Renault’s Chief Executive Officer (CEO), Carlos Ghosn, intervened directly in order to rectify the public image of his corporation, given that the suicide of engineers was an indictment of his programme called ‘Renault Contrat 2009’. The latter had been presented to the press in 2006 and involved designing 26 new models by 2009, without taking on additional staff. Mr Ghosn recognised that there was ‘objectively immense pressure’ and a very heavy workload for engineers. He also admitted that even if ‘Renault does not have the right to fail, each colleague in the company has the right to do so’ – this indicates a willingness to reduce the moral pressure on individuals. Each week, time will be set aside to enable teams to meet their managers and raise problems concerning the way work is organised. The recruitment of 110 extra staff or temporary agency workers has also been promised to cope with the extra workload.
At Peugeot – and also at Renault – management opened a dedicated psychological helpline for workers. The company also plans to hold training for managers on methods of detecting members of staff whose situations appear to be critical.
Reactions to the suicides
Trade unions, workers and experts all commented on the current state of working conditions in companies and the way in which events have been managed.
Experts – including psychologists, sociologists and ergonomists – unanimously invite companies to reflect on choices regarding work organisation and the possibilities of changing work organisation in order to reduce sources of stress. They highlight the urgent need to reflect on work organisation issues, as 60% of employees in France indicate that they work to tight deadlines.
Employees do complain about difficult working conditions. At Peugeot, a colleague of one of the people who committed suicide underlined the continuous reduction in staff numbers: ‘not long ago there were 2,000 of us; soon there will only be 500’.
The change in management’s attitudes, notably in those of managers at Renault, has generally been appreciated by the trade unions. The French Confederation of Professional and Managerial Staff – General Confederation of Professional and Managerial Staff (Confédération française de l’encadrement – Confédération générale des cadres, CFE-CGC) stated, however, that it was waiting to see which kind of resources would be made available to face the issue of workers’ suicides in the workplace. The General Confederation of Labour (Confédération générale du travail, CGT) considered that management did not deal with the deepest causes of stress at work.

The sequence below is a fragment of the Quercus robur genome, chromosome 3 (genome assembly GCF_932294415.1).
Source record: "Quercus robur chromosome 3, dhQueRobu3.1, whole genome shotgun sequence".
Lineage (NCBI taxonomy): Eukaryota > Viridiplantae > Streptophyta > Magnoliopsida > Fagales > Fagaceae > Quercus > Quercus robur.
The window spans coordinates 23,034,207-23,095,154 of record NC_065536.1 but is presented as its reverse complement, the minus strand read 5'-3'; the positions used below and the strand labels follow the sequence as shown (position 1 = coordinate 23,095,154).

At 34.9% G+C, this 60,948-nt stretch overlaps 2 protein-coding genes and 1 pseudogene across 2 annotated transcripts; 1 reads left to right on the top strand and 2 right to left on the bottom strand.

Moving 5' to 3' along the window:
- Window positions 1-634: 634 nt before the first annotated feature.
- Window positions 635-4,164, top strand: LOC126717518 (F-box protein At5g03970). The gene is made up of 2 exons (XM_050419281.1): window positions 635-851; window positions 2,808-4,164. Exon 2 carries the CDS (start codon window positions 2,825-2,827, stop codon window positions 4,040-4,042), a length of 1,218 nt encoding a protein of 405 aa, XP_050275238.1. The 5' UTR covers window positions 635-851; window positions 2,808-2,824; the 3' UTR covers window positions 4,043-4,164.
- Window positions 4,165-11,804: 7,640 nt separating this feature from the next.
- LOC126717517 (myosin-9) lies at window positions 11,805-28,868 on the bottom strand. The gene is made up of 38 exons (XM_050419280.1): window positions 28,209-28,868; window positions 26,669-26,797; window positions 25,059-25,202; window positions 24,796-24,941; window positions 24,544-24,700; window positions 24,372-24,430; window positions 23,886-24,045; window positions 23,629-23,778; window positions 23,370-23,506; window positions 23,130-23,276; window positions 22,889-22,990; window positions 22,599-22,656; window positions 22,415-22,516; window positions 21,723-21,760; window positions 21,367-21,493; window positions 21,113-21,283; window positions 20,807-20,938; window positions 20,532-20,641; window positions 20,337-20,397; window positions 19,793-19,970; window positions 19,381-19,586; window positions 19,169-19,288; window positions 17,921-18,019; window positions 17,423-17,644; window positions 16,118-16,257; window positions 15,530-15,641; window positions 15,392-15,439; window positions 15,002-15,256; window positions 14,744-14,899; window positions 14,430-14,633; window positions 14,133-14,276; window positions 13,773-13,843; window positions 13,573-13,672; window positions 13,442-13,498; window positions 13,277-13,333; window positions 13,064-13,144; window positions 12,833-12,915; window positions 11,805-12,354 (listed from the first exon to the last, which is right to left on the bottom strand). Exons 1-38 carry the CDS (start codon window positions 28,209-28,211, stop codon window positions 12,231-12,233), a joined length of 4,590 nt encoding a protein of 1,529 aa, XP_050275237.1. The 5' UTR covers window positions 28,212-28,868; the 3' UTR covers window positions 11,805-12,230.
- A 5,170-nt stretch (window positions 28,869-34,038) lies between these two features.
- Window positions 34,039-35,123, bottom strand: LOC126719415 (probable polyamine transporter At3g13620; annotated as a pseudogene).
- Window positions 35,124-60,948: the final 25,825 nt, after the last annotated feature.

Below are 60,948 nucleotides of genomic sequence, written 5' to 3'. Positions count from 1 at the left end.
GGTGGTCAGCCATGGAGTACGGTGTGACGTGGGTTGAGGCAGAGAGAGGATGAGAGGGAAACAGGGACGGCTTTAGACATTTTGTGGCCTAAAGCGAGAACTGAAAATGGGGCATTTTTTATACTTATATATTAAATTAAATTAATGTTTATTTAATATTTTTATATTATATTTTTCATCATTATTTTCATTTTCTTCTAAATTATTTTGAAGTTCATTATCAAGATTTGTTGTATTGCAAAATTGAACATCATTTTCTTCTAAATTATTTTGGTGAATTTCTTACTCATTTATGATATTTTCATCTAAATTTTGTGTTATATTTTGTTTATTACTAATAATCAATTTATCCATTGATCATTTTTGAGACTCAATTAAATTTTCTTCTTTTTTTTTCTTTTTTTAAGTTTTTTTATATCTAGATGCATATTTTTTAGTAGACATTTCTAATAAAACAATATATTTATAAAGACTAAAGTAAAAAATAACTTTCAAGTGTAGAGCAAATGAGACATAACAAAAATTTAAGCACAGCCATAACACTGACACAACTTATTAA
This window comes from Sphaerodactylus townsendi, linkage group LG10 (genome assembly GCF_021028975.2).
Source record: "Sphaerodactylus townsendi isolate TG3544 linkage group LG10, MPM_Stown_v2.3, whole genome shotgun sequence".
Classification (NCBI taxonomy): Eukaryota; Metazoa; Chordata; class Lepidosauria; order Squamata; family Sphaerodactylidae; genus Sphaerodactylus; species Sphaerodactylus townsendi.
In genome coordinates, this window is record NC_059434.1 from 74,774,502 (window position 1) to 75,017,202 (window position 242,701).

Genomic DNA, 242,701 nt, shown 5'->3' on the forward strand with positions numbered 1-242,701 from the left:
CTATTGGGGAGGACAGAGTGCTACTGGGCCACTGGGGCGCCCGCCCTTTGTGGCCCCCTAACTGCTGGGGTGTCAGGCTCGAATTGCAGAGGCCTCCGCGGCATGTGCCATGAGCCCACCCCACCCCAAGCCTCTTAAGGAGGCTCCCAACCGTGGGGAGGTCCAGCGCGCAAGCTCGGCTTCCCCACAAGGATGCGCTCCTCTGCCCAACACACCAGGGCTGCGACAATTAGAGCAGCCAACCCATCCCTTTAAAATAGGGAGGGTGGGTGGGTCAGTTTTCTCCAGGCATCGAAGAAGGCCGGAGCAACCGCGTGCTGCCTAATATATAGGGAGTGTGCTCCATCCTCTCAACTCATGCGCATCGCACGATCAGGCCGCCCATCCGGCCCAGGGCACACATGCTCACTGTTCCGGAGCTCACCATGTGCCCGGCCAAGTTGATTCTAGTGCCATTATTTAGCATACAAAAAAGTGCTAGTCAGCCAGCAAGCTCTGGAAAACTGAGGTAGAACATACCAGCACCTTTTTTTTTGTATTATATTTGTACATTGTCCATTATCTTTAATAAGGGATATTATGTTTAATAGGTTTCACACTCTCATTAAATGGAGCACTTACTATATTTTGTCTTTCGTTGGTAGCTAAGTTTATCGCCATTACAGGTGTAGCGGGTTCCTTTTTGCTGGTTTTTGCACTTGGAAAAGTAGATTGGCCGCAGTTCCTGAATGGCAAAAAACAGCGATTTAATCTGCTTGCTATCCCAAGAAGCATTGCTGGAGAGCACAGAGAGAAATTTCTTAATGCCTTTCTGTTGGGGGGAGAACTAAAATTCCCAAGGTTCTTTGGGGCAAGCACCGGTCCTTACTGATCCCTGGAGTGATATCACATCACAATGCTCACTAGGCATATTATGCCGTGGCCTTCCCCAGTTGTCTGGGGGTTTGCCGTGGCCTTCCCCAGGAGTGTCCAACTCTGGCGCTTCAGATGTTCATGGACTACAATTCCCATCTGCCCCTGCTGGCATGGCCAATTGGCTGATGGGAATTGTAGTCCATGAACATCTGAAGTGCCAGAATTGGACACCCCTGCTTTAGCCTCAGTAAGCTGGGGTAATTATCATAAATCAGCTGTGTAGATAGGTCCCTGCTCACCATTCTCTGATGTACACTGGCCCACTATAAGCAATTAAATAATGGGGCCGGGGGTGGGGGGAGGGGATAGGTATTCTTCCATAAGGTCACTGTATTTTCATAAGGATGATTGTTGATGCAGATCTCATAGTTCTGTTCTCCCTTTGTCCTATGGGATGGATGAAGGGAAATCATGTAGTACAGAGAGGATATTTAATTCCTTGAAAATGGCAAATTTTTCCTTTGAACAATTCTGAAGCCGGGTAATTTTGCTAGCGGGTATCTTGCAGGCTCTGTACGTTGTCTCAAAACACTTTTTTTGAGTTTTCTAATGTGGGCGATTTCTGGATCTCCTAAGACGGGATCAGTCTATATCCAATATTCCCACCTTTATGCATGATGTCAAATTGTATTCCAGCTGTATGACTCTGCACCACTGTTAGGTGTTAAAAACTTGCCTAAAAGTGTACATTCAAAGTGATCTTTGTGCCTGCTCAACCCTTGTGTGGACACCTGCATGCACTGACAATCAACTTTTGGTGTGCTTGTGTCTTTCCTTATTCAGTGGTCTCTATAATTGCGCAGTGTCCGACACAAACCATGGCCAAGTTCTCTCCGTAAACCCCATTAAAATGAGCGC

Beyond ‘fragile staff situations’ identified by management, employees and trade unions continue to denounce deeper causes for these suicides in the workplace. According to CGT, the race for profits, pressure of targets and deadlines, as well as ‘excessive individualisation’ and each person being forced to compete with their colleague could be incriminated. The French Christian Workers’ Confederation (Confédération française des travailleurs chrétiens, CFTC) also observes a certain malaise in companies. The General Confederation of Labour – Force ouvrière (Confédération générale du travail – Force ouvrière, CGT-FO) claims that ‘today, colleagues do not even talk to each other’ and that ‘convivial areas’ have been closed, including places to eat, thus leading to greater isolation of workers within a company. Moreover, CGT refers to the use of standard letters sent by management to employees who are on sick leave – the confederation has counted about 150 of them, criticising workers for ‘absenteeism that is incompatible with industrial organisation’. CFE-CGC also identifies ‘pressure resulting from fierce competition at international level’.
The trade unions would have preferred more radical measures, such as those proposed by CGT, including a 10-minute break every hour, an end to formalised pressure through the issuing of letters to workers, as well as an audit by an independent consultancy which specialises in stress at work.
The French Democratic Confederation of Labour (Confédération française démocratique du travail, CFDT) welcomed the ‘recognition of psychological factors being the cause of an occupational accident’ as it ‘opens the way to taking into account a form of suffering and malaise that, until now, has been minimised by companies’.
Pascal Ughetto, Institute for Economic and Social Research (IRES)